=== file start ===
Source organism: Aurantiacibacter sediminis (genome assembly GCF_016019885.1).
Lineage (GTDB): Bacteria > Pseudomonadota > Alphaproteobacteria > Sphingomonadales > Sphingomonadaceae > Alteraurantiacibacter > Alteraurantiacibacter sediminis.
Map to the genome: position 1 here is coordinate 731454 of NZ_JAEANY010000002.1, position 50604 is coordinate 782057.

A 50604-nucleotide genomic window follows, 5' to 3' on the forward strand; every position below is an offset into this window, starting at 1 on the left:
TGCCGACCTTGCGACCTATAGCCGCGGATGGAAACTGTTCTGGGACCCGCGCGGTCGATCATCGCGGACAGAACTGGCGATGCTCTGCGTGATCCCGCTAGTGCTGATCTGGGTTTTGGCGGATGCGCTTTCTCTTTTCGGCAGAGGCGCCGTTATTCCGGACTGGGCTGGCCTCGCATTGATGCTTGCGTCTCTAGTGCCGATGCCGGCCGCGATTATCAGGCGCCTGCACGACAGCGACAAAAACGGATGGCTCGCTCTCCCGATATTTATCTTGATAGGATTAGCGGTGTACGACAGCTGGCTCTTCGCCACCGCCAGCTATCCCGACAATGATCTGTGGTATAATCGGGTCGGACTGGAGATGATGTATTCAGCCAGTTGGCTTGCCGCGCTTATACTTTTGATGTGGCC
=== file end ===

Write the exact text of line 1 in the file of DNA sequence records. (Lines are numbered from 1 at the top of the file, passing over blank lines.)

Source organism: Aurantiacibacter sediminis (genome assembly GCF_016019885.1).